Children · Feminism · Growing Pains · Mental Health · parenting · Relationships

14 Ways to be a Good Husband and Keep Your Marriage Alive After Having a Baby

…or Partner/Relationship, delete as appropes.

Have you ever noticed how in magazines, on blogs, mummy sites, generally everything, when they’re giving advice on how to navigate this crazy world as a new mum, it doesn’t take long before the relationship advice starts being helpfully doled out?

Mum advice #361: sit on a bench in your wedding outfits and pretend nothing untoward is going on at all

How YOU must prioritise your relationship? YOU must make time for your partner? YOU must try your best to see to his physical needs “as soon as you feel ready (but make sure it’s 6 weeks postpartum)”, even when you don’t want to because then he’ll be happier and then so will the household (and also “because it’s your duty” woven in, in unspoken words)?

Well, I fancied balancing the books a bit. 

Now there are so many fantastic fathers and partners who bring their A-Game to family life, and I’m lucky enough to have one of these myself, and I’m not saying the menfolk have it easier.

But it’s undeniable how much of the “advice” is aimed at what women are doing wrong, what women need to do differently, what women need to put more energy into and the last I checked it took two to tango.

So, husbands! It’s your lucky day! Here are the only 14 tips YOU need to keep your relationship alive after having a baby!

Because, of course, its all on you. If your relationship breaks down, it’s completely your fault. Buckle up:

1) Give her some bloody space 

Afford her plenty of regular time to have her own personal space, both physical and mental. She cannot give from an empty cup. Allow her to fill her own so that she has the right sort of positive energy she truly wants to be able to top up yours with. This time must be treated as sacredly as she treats your work time, if you have it. No interruptions unless an emergency.

2) Your physical needs do not come first

How about, instead of, “see to his physical needs and then he may help around the house and with the children, do nice things for you and connect with you emotionally”, we have: “help around the house and with the kids, do nice things for her, connect with her emotionally and then she may be not so utterly depleted that a part of her wants to see to both your physical needs and her own, if she is there, mentally.”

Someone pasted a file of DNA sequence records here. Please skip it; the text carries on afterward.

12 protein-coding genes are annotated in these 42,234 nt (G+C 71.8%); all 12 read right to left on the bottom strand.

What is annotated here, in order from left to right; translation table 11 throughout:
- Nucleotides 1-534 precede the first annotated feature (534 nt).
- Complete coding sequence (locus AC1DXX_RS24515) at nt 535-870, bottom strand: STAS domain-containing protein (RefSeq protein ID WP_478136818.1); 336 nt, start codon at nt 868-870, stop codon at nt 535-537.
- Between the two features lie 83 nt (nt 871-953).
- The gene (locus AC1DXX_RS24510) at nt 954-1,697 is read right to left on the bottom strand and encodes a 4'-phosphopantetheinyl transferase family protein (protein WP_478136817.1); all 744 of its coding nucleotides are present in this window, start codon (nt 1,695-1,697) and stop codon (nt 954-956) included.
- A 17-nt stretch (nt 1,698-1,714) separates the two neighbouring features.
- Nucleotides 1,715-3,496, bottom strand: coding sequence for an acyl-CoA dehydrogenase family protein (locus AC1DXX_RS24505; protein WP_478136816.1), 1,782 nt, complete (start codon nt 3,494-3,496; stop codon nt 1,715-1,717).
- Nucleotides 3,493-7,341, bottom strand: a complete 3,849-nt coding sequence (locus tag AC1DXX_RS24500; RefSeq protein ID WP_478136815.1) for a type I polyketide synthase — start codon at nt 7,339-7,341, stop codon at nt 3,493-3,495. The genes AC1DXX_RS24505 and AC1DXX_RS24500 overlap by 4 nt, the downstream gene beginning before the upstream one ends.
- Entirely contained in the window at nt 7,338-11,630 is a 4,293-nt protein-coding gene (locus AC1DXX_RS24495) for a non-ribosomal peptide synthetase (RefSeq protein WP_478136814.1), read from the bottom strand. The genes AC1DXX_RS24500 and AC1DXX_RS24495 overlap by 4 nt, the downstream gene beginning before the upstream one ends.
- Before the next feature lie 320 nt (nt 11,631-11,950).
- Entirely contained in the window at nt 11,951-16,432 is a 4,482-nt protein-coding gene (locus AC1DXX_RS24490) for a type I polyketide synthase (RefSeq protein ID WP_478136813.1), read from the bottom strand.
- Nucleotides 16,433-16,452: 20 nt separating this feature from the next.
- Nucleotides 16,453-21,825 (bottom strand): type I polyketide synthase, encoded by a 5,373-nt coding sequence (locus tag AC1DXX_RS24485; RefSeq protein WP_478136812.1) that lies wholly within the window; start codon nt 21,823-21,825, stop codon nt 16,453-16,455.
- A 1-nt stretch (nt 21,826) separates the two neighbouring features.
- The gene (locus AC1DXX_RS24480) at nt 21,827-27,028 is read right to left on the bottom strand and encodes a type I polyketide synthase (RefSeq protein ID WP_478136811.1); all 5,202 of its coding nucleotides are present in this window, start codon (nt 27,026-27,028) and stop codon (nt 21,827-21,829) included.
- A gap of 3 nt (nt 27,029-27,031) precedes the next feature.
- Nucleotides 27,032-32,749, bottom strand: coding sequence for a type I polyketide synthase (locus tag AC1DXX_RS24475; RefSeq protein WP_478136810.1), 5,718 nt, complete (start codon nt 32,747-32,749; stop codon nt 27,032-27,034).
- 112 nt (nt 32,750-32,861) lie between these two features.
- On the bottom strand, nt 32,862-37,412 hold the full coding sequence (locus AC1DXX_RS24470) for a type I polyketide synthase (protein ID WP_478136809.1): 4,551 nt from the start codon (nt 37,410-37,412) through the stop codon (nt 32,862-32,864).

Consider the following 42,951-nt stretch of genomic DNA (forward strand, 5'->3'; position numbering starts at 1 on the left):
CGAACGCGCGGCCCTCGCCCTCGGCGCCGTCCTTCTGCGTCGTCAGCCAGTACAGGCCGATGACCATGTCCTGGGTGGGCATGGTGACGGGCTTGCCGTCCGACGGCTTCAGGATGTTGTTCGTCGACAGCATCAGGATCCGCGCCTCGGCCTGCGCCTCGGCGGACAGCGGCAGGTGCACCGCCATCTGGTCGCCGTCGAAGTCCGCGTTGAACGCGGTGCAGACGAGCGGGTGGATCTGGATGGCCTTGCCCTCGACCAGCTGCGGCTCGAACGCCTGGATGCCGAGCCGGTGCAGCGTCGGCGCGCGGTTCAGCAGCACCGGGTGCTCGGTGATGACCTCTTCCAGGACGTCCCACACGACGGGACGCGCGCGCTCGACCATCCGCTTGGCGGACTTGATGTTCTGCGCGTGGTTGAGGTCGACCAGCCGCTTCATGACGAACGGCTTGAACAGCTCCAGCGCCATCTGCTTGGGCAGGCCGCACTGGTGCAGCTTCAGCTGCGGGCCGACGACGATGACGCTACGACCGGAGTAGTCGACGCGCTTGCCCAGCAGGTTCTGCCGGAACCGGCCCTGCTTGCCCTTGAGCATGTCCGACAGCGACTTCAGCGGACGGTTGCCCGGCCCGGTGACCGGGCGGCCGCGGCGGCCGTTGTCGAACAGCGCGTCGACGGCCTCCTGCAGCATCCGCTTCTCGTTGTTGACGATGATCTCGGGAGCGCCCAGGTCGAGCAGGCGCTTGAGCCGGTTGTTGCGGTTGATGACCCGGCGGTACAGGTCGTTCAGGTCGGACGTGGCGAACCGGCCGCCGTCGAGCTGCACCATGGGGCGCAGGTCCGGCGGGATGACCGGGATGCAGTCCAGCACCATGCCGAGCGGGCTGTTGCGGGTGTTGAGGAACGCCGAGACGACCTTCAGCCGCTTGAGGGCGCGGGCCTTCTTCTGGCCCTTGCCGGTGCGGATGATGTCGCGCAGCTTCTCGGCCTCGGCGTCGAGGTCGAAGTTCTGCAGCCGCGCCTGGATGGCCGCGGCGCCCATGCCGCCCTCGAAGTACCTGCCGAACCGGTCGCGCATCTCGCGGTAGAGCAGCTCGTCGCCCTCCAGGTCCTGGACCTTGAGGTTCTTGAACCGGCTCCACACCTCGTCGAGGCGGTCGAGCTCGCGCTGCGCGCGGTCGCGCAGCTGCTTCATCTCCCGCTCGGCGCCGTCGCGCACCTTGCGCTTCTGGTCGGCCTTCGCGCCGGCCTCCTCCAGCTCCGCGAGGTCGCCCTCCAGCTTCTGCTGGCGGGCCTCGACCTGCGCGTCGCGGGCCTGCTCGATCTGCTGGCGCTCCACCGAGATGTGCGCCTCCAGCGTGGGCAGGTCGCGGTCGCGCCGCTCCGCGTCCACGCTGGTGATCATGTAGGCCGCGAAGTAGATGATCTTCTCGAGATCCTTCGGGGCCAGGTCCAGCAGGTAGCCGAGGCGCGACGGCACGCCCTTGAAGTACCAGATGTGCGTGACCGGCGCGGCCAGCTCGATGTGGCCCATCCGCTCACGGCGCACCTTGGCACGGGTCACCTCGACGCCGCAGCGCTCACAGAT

3) Be consistently undickish

Instead of being a dick to her because you’re focussing all your energy on the fact she was too exhausted/had way too much on her plate/could not find a babysitter for date night, you consistently help out and take a decent load so that she actually has the will and energy, the keyword being CONSISTENTLY, not just for one day because you think you might be compensated in some wifely way.

Stop worrying about your identity and concern yourself with the people you care about, ideas that matter to you, beliefs you can stand by, tickets you can run on. Intelligent humans make

4) Tell the beautiful truth often

Tell her she is a strong, beautiful person, whether or not she has “put on a bit of lippy to feel like herself again”.

5) Actually do the thing 

If she asks for help with something and you agree, actually do the thing (I know. Cavalier).

6) Just do it

…or better still, remember from the time she last asked for help with stuff around the house or the children and pre-emptively offer to do it. Or just do it.

7) Realise how touched-out she is

If she suddenly doesn’t like being touched somewhere she used to before it’s probably because she just had her body taken over by another person for 40 weeks, still has it taken over by that same person now and was likely physically handled in ways she would rather forget by doctors and nurses during the whole journey of getting aforementioned person here safely. Just be cool about it. Give it time.